Privately-owned Germania filed for insolvency on Monday evening, shutting down all operations within hours and grounding its fleet of 37 planes. About 1,100 employees will lose their jobs, and hundreds of passengers were stranded in holiday destinations such as Mallorca and Turkey.
The Berlin-based airline, which served 4 million passengers last year, blamed its demise on increases in fuel prices, the euro's drop against the US dollar, delays in procuring new aircraft and maintenance problems.
Germania, owned by CEO Karsten Balke, is partly a victim of its own strategy. After Air Berlin went bankrupt in August 2017, Balke had focused on expanding Germania’s fleet to fill the gaps its rival had left, especially in the holiday market. But he apparently miscalculated in expanding and maintaining the fleet.
The carrier also suffered from cutthroat competition of low-cost specialists such as Ryanair, Easyjet and Lufthansa’s Eurowings, which have flooded the market with cheap flights. German union Verdi said the industry was subject to “destructive competition.”
Lufthansa could benefit
As airlines try to operate as lean as possible, unexpected costs can create havoc. The German subsidiary of Lithuanian airline Small Planet went bust in September after it couldn't cope with massive compensation claims by passengers for delayed and canceled flights last summer. Other small airlines, such as VLM in Belgium and Skywork in Switzerland, also ceased operations last year. Ryanair, Europe’s second-largest airline by passenger numbers, reported a surprise quarterly loss of €20 million ($22.8 million) on Monday, blaming low ticket fares.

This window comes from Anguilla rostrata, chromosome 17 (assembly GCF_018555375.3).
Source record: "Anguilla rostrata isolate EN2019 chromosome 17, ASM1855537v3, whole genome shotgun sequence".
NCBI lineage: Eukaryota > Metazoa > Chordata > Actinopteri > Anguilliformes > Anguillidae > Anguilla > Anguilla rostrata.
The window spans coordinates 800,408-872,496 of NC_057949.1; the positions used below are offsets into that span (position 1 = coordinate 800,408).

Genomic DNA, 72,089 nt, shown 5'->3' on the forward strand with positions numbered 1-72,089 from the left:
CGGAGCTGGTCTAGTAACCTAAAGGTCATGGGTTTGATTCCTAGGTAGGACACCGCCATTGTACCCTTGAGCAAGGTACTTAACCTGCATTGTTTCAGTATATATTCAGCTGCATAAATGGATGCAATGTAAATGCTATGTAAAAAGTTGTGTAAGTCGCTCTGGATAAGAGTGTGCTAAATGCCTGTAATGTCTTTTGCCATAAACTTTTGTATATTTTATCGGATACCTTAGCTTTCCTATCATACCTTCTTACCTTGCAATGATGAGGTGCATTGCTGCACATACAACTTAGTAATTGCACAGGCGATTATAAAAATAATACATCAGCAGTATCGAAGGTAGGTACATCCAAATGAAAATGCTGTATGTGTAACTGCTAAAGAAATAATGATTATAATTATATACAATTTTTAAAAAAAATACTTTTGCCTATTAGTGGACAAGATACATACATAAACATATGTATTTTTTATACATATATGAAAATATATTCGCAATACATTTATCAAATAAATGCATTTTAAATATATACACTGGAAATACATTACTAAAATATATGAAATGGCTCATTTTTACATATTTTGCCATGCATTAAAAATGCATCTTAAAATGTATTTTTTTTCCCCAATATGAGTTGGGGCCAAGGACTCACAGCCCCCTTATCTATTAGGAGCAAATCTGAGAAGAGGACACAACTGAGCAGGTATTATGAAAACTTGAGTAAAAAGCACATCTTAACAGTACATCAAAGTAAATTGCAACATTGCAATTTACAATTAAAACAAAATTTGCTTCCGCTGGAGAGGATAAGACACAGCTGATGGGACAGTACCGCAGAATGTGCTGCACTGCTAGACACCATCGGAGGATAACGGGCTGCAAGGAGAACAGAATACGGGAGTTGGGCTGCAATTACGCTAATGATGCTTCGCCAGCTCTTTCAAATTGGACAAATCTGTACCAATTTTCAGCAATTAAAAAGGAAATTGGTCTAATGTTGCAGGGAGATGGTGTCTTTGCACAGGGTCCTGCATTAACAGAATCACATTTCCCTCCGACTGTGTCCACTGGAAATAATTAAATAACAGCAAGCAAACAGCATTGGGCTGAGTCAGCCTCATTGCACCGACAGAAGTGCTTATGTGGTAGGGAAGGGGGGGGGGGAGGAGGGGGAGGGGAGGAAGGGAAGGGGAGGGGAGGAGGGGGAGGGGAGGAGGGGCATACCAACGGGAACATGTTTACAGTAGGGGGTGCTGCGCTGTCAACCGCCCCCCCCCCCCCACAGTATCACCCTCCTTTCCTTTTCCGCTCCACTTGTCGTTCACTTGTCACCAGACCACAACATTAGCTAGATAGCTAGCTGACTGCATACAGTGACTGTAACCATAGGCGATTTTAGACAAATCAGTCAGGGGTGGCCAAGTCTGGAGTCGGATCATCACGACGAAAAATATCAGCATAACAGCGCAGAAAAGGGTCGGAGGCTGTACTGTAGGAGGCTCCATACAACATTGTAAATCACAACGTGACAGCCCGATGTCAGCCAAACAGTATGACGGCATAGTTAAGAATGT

Germania’s grounding will especially hit smaller airports, including Bremen and Dresden where the airline operated. Lufthansa and Ryanair will only be interested in snapping up the landing rights at larger airports, such as Nuremberg. The Lufthansa group could benefit most from the bankruptcy, because its routes overlapped most with Germania's, an analyst at Berstein Research told Reuters.
Germania, which served holiday operators Tui and Thomas Cook, will most likely be dismantled. An attempt by CEO Balke to restructure the company under German bankruptcy protection rules was rejected by a court in Berlin. An administrator, Rüdiger Wienberg, has already been assigned to handle the insolvency.
A German deputy justice minister, Gerd Billen, urged the European Commission to improve protection for consumers who book their tickets with airline companies that go bust. Customers who booked directly with Germania have no chance of recompense, while those who booked through a travel agency are covered through a mandatory, industry-wide holiday insurance fund.
Jens Koenen is an aviation correspondent for Handelsblatt. Dietmar Neuerer is a political correspondent based in Berlin. Gilbert Kreijger is an editor with Handelsblatt Today. To contact the authors: [email protected], [email protected] and [email protected]